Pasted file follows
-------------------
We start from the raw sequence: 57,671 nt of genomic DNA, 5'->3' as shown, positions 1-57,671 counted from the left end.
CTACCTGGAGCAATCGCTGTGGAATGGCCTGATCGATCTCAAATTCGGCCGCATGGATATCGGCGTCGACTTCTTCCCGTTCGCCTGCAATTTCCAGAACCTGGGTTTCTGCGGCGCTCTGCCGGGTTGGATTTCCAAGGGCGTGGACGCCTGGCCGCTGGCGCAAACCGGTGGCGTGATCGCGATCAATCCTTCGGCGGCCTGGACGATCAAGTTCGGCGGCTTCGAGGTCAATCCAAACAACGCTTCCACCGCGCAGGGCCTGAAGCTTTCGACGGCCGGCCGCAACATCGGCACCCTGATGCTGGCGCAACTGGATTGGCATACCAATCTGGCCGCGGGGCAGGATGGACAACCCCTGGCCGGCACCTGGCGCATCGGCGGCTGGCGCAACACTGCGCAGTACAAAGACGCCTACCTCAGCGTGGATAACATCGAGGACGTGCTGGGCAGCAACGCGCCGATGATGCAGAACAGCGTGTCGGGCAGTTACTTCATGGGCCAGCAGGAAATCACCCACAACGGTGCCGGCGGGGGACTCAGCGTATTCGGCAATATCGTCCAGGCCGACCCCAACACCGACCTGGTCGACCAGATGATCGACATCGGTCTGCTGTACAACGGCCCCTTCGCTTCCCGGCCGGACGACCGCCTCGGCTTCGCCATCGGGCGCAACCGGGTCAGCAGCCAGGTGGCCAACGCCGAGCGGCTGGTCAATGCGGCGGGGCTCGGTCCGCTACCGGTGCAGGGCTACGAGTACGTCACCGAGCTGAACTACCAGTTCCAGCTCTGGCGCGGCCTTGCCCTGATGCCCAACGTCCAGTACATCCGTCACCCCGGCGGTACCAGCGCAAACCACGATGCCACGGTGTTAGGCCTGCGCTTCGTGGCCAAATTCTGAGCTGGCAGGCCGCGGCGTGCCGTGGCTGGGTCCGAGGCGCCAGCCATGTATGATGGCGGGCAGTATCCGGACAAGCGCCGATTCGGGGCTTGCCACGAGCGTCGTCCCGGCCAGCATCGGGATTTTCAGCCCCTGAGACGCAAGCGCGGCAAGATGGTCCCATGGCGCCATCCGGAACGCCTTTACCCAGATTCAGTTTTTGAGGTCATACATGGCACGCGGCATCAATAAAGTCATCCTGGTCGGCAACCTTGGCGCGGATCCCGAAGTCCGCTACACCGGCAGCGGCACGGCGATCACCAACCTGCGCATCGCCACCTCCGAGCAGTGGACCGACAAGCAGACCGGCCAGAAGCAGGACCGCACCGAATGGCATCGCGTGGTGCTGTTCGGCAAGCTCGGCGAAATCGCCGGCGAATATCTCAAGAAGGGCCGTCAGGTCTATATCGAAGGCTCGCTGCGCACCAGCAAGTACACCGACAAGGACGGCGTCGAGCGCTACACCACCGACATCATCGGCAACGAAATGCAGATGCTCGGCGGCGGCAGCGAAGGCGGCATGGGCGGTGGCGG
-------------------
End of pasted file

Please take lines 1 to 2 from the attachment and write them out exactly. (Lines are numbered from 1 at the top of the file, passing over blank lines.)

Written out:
We start from the raw sequence: 57,671 nt of genomic DNA, 5'->3' as shown, positions 1-57,671 counted from the left end.
CTACCTGGAGCAATCGCTGTGGAATGGCCTGATCGATCTCAAATTCGGCCGCATGGATATCGGCGTCGACTTCTTCCCGTTCGCCTGCAATTTCCAGAACCTGGGTTTCTGCGGCGCTCTGCCGGGTTGGATTTCCAAGGGCGTGGACGCCTGGCCGCTGGCGCAAACCGGTGGCGTGATCGCGATCAATCCTTCGGCGGCCTGGACGATCAAGTTCGGCGGCTTCGAGGTCAATCCAAACAACGCTTCCACCGCGCAGGGCCTGAAGCTTTCGACGGCCGGCCGCAACATCGGCACCCTGATGCTGGCGCAACTGGATTGGCATACCAATCTGGCCGCGGGGCAGGATGGACAACCCCTGGCCGGCACCTGGCGCATCGGCGGCTGGCGCAACACTGCGCAGTACAAAGACGCCTACCTCAGCGTGGATAACATCGAGGACGTGCTGGGCAGCAACGCGCCGATGATGCAGAACAGCGTGTCGGGCAGTTACTTCATGGGCCAGCAGGAAATCACCCACAACGGTGCCGGCGGGGGACTCAGCGTATTCGGCAATATCGTCCAGGCCGACCCCAACACCGACCTGGTCGACCAGATGATCGACATCGGTCTGCTGTACAACGGCCCCTTCGCTTCCCGGCCGGACGACCGCCTCGGCTTCGCCATCGGGCGCAACCGGGTCAGCAGCCAGGTGGCCAACGCCGAGCGGCTGGTCAATGCGGCGGGGCTCGGTCCGCTACCGGTGCAGGGCTACGAGTACGTCACCGAGCTGAACTACCAGTTCCAGCTCTGGCGCGGCCTTGCCCTGATGCCCAACGTCCAGTACATCCGTCACCCCGGCGGTACCAGCGCAAACCACGATGCCACGGTGTTAGGCCTGCGCTTCGTGGCCAAATTCTGAGCTGGCAGGCCGCGGCGTGCCGTGGCTGGGTCCGAGGCGCCAGCCATGTATGATGGCGGGCAGTATCCGGACAAGCGCCGATTCGGGGCTTGCCACGAGCGTCGTCCCGGCCAGCATCGGGATTTTCAGCCCCTGAGACGCAAGCGCGGCAAGATGGTCCCATGGCGCCATCCGGAACGCCTTTACCCAGATTCAGTTTTTGAGGTCATACATGGCACGCGGCATCAATAAAGTCATCCTGGTCGGCAACCTTGGCGCGGATCCCGAAGTCCGCTACACCGGCAGCGGCACGGCGATCACCAACCTGCGCATCGCCACCTCCGAGCAGTGGACCGACAAGCAGACCGGCCAGAAGCAGGACCGCACCGAATGGCATCGCGTGGTGCTGTTCGGCAAGCTCGGCGAAATCGCCGGCGAATATCTCAAGAAGGGCCGTCAGGTCTATATCGAAGGCTCGCTGCGCACCAGCAAGTACACCGACAAGGACGGCGTCGAGCGCTACACCACCGACATCATCGGCAACGAAATGCAGATGCTCGGCGGCGGCAGCGAAGGCGGCATGGGCGGTGGCGG